I have watched Stankpac' version a few years ago and more recently L8wrtr's. So I tend to compare these two against each other.
HAL keeps the buzz droids sequence from the beginning of the movie. L8wrtr eliminates it and I think it works better. Get to Grievous ship already. HAL keeps Dooku's exchange with Anakin about fear and anger. It's a nice parallel to Ep VI with Luke and the Emperor. Missing in L8wrtr's version but it does flow faster, IMO. Overall, in comparing these two edits side-by-side, it appears to me that L8wrtr is more ruthless in deleting one-liners than HAL is.
Here is one of the most egregious examples of that: HAL keeps the "Hold me Anakin, like you did on Naboo, when all we had was our love." This atrocious line is in HAL's version and not in L8wrtr's and to be honest, that alone is major minus points for me for this edit.
This version is improved from the theatrical release, no doubt.
The biggest thing L8wrtr did for me was something really cool with Anakin's and Obi-Wan's fight at the very end, and it worked very well and my eyes popped open when I saw his solution. No "high-ground" chatter and it made complete sense in terms of action and what these characters would do. Obi-Wan jumps from the floating device on to land and Anakin's jumps a second later after him and Obi-Wan cuts him up. Effin' brilliant.
HAL made an interesting creative choice in having Padme survive and use footage from Natalie Portman from another movie, crying and holding a baby. So that is brilliant in terms of undoing Lucas' destroying continuity in SW VI. But my question as a viewer was: Padme just allows the kids to be separated? Dramatically that seems off, I think in a movie you wouldn't skip the scene where that drama unfolds.
So based on what I saw in L8wrtr's edit of that moment, his is my go-to version for Ep III.
There are singular moments in this fanedit which I like better than the same singular moment in L8wrtr's version, for example, HAL has Obi-Wan cut off one of Grievous' hands right off the bat and it worked well. But overall, there are more noticeable edits that I think work better in L8wrtr's Dawn of the Empire than what HAL chose. I suspect he may be more attached to the original prequels than either me or L8wrtr, based on how old he was when watching the prequels when they first came out and being familiar with them before the original trilogy (I assume).
So to summarize: Ep I: L8wrtr, Ep II HAL9000, Ep III L8wrtr.
These are the versions I will show friends from now on who want to see Star Wars for the first time. Or whenever I rewatch them.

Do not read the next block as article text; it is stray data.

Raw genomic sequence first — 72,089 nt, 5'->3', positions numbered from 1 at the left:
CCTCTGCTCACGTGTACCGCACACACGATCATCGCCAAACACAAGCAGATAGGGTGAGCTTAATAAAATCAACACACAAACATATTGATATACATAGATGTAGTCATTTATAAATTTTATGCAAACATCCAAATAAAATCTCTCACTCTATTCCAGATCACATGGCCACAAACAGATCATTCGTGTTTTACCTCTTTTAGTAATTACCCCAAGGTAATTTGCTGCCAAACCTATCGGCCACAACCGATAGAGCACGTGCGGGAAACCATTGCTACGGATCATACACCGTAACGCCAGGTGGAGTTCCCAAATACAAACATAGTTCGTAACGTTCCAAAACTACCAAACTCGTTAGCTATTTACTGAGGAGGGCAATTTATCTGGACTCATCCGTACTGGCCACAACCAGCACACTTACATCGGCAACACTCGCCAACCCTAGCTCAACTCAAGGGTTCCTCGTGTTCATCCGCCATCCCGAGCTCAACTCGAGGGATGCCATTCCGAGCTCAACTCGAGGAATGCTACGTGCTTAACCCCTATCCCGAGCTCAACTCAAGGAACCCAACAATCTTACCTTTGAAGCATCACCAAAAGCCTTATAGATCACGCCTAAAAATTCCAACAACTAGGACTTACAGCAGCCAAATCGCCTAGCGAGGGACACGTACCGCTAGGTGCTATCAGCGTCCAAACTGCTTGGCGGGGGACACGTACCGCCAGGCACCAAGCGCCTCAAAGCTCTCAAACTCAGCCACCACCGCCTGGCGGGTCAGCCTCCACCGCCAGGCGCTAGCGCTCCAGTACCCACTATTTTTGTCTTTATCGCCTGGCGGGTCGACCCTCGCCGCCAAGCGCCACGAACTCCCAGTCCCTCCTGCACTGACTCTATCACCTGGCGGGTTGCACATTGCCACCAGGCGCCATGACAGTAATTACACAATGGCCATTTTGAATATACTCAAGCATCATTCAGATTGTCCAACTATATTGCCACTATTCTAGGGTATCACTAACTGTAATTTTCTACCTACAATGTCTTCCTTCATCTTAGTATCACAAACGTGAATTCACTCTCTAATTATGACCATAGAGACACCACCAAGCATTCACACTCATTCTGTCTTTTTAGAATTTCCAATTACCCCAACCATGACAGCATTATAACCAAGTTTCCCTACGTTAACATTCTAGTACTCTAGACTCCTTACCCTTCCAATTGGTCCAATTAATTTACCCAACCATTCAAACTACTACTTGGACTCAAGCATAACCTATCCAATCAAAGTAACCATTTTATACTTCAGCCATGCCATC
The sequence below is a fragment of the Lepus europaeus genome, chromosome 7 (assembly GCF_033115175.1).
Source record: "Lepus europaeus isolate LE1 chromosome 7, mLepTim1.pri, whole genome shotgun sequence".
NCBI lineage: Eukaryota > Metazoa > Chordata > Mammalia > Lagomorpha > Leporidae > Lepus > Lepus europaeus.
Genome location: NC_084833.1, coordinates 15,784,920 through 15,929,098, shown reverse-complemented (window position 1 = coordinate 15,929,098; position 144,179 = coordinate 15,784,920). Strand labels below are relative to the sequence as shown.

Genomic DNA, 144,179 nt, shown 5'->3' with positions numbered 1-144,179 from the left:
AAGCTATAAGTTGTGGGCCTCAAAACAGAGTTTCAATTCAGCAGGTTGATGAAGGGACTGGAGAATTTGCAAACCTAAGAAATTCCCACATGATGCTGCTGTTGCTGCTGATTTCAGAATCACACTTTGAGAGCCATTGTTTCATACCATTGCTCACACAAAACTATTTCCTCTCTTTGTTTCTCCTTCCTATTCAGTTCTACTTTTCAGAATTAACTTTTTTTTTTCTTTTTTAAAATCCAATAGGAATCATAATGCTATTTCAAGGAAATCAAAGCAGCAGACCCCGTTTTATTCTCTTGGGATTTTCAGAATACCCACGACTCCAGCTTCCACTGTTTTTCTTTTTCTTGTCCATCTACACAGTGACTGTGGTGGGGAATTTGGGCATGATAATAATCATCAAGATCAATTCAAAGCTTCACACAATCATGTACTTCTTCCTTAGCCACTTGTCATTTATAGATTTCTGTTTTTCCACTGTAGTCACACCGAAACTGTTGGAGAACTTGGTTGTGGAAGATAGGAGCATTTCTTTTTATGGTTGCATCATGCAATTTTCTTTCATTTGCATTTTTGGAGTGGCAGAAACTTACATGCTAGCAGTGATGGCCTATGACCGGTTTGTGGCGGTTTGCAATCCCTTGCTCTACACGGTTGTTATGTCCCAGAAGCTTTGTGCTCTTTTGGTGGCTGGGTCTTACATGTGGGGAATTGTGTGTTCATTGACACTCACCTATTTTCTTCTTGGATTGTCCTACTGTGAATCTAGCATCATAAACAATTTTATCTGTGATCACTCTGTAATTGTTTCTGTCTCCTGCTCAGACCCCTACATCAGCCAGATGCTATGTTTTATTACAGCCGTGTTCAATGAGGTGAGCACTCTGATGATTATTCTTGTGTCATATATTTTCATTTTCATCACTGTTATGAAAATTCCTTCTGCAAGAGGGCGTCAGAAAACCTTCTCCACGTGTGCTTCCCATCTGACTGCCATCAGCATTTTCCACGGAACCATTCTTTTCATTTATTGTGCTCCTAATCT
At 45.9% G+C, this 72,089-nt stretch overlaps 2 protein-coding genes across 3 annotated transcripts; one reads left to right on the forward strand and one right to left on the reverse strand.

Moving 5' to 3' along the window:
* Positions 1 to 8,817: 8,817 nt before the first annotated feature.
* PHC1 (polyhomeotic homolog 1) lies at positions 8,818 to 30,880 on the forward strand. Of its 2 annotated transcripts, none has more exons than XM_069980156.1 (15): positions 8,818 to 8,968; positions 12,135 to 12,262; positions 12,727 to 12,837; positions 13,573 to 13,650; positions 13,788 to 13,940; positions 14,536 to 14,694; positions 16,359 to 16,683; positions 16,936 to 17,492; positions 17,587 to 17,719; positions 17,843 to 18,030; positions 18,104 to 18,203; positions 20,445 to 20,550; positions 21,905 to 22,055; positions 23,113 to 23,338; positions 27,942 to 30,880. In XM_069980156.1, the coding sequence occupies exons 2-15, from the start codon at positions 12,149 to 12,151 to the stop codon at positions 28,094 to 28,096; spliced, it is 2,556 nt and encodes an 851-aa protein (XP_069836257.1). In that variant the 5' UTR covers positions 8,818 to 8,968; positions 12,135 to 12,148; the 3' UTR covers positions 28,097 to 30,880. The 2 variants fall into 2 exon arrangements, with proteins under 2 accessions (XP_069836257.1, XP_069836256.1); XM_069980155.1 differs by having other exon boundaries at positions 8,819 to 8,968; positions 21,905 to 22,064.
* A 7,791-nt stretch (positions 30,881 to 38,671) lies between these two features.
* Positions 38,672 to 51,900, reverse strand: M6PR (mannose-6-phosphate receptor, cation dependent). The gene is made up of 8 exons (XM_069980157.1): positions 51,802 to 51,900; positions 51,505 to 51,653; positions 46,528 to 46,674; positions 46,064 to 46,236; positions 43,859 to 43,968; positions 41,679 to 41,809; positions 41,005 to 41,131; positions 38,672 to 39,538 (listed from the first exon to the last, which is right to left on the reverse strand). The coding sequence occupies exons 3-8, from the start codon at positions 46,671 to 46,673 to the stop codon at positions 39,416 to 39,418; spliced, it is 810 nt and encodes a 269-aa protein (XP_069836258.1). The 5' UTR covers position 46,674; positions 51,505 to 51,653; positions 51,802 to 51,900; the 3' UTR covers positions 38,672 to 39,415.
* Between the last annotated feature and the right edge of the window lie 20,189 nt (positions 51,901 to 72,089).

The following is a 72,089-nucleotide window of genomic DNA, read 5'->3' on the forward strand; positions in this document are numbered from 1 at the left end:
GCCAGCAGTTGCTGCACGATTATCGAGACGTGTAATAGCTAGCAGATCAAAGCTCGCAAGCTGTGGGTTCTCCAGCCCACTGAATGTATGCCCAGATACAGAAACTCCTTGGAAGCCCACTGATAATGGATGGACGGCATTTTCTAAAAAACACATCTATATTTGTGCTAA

Thanks for the very fair review. I was fifteen when this film originally came out, and enjoyed it, though I was definitely a more OOT-minded fan. (I bought a LaserDisc player the year before in response to the SE-only '04 DVDs.)
One note about the "hold me" dialogue: I felt that scene was important, given the political tensions I was attempting to boost in this edit, cheesy dialogue though there be. I'm looking at whole scenes telling a shifted story, and sometimes individual bits that didn't work in their original context can contribute to the re-edited version of the story. (See Jar Jar in Cloak Of Deception.)
Again, thanks for the great review; light criticism, fair comparisons, and ultimately a positive rating.
But now, Labyrinth of Evil has taken over the title of best edit of Episode III. Why?
The Audio/Video quality is great, so is the editing. The narrative was similar to Dawn of the Empire (that's what I like about this) but better. And of course, MUCH better than the original. The only problems I had were,
1) The removal of the Yoda/Palpatine fight. The fight has a point. When he warns Luke “Do not underestimate the power of the Emperor”, he is speaking from experience. When he goes to Dagobah to hide without the fight people would say "Why doesn't he stop the Emperor?" When he does and fails, he goes into exile. Many people complain that Yoda having a lightsaber contradicts and destroys his character, and they argue that Yoda represented a character that someone didn't need to be physically strong but strong in the heart to be powerful as shown in the Empire Strikes Back, which is correct. And according to them Yoda having a lightsaber destroys his character because of this. But think about it this way; the lightsaber is no laser sword used with physical strength, the lightsaber is a force weapon used by force wielders. The stronger you are in the force the better you use the lightsaber as well.
Did you play the Knights of the Old Republic games? Well in the second one your Master, Kreia, talks to one of your other companions, Atton, and says "Take the greatest Jedi Knight, strip away the Force, and what remains? They rely on it, depend on it more than they know. Watch as one tries to wield a blaster or a lightsaber, and you will see nothing more than a woman, or a man. A child."
We can easily ignore the blaster part because Jedi don't use blasters anyway, except only on dire situations like at the end of Obi-Wan vs Greavous, which also ends with Obi-Wan saying "So uncivilized." But the important part is the lightsaber part. This time it's the opposite. Other than Jedi and Sith, people are never able to use lightsabers properly, why not? Because you need the Force in order to use the lightsaber, which proves that a lightsaber is more than just a laser sword. That is why in my opinion there is nothing wrong with Yoda having a lightsaber.